How media in the Philippines report on Japan
By Leo Gatdula, Manila
The powerful earthquake that rocked Japan on March 11, 2011 is big news in the Philippines not only because of the extent of the disaster itself, but also because there are about 300,000 Filipinos in Japan.
The Philippine media have focused their coverage on the plight of Filipinos working in the richest country in Asia. Every day, Filipinos in the Philippines are provided with reports about how much some Filipinos in Japan want to return to the Philippines and how they are coping with the tragedy.
Focusing on Filipino workers in Japan
Overseas Filipino Workers (OFWs) in Japan and other parts of the world send billions of dollars back home, helping keep the Philippine economy afloat. It’s one of the reasons why they’re called “modern-day heroes” in the Philippines.
Thus, an OFW-related event is bound be an emotionally charged issue in the country. Whether it’s Filipino sailors seized by Somali pirates or Filipino workers fleeing violence-torn Libya, an OFW-related event will get big-time coverage in the Philippines.
This is even more true if the OFW-related event happens in Japan, which is located only a few thousand kilometers away from the Philippines.
This proximity has also raised radiation fears in the Philippines. The Philippine media have reported on the radiation issue, from hoax text messages claiming that radiation would affect the country, to assurances from scientists that radiation would not affect the Philippines.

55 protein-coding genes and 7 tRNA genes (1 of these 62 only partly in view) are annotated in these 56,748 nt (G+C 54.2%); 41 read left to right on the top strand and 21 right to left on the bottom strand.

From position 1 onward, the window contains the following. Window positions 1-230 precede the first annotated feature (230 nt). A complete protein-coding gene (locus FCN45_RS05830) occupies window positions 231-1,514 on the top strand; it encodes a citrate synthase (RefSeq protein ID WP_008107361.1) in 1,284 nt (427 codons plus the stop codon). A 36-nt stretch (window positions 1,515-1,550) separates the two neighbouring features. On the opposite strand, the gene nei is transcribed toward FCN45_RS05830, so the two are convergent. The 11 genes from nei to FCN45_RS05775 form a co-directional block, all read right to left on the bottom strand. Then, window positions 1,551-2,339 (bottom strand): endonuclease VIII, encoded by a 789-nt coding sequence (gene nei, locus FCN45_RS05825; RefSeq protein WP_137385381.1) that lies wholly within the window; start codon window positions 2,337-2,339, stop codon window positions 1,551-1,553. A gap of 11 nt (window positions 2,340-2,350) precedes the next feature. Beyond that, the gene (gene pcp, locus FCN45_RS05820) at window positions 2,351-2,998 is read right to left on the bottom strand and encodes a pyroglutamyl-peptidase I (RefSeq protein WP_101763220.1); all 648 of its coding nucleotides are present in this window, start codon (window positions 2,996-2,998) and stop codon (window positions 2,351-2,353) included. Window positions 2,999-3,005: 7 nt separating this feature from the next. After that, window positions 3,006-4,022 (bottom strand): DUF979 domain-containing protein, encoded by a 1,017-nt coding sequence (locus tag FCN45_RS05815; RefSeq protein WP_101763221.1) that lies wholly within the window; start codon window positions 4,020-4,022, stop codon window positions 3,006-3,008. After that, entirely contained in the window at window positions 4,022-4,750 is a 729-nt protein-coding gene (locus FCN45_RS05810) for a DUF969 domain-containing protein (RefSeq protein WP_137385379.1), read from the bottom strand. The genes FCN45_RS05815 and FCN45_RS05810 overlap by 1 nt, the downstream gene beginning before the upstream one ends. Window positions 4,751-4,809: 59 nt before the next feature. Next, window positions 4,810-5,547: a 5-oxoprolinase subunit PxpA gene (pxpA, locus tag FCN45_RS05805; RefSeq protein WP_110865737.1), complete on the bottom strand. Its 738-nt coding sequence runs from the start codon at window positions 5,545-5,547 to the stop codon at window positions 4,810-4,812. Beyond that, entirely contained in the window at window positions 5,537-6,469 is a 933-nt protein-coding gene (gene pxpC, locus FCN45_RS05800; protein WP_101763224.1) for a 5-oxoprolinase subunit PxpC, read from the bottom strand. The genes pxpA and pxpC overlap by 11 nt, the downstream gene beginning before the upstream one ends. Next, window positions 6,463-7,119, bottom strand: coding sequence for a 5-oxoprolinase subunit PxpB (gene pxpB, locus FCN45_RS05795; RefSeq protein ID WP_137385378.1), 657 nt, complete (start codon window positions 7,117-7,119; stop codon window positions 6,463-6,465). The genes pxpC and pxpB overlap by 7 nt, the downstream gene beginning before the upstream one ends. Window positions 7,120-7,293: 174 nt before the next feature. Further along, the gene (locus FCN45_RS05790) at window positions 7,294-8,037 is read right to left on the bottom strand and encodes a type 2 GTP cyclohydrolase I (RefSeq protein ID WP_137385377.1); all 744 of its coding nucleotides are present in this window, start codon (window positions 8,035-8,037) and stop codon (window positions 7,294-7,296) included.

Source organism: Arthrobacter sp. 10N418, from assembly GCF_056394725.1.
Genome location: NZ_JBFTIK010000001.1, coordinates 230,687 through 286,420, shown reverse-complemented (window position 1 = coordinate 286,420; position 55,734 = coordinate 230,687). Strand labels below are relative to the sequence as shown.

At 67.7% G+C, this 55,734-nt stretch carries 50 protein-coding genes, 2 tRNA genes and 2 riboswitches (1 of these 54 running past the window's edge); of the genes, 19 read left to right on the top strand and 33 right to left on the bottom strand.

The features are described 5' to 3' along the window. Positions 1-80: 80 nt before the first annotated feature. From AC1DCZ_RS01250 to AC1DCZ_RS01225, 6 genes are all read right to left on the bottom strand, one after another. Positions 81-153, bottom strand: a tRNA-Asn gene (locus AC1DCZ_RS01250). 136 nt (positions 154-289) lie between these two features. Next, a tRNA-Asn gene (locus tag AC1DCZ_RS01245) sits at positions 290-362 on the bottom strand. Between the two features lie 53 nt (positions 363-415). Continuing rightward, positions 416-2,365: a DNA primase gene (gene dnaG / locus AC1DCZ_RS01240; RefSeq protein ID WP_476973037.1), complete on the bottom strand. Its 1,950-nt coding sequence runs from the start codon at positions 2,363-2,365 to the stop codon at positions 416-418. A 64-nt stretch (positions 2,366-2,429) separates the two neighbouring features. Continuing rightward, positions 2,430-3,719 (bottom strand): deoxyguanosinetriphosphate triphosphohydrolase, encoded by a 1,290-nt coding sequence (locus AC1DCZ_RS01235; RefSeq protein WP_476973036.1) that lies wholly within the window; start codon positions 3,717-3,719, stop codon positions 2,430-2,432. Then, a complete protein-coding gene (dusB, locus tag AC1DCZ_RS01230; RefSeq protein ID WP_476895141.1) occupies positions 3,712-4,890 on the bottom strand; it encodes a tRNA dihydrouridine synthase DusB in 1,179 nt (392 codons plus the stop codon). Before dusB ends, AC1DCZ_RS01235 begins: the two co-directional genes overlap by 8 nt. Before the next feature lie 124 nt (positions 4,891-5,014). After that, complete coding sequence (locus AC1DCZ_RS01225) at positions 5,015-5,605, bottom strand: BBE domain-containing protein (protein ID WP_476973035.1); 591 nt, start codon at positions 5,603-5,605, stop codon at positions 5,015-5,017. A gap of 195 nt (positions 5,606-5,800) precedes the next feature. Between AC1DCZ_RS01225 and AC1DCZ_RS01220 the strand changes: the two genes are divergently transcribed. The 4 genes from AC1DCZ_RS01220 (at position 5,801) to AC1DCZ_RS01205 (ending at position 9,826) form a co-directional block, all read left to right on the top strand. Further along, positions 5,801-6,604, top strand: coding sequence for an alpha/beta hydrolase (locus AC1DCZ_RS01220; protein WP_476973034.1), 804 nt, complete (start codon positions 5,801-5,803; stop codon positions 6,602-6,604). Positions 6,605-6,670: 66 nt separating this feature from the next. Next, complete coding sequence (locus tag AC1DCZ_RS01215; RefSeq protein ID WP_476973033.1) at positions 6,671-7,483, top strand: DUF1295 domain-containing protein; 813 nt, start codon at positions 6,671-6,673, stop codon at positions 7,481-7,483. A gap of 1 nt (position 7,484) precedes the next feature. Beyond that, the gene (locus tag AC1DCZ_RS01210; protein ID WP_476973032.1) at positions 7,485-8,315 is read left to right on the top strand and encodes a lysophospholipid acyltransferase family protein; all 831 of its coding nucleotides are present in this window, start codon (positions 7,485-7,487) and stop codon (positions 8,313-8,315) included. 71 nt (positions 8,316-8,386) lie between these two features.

How prepared would the Philippines be for a similar disaster?
Since both Japan and the Philippines are completely surrounded by water, and lie on what is known as the Pacific Ring of Fire, a part of the world that is prone to earthquakes, questions regarding preparedness have been asked in the Philippines: How prepared is the country to deal with such a catastrophe? What is the government doing to make sure that buildings are structurally sound? Do the people know what to do during and after an earthquake?
The Philippine media have extensively covered the issue of preparedness. They have dealt with earthquake drills in schools, for example, and inspections of buildings.
Leo Gatdula, Manila, Philippines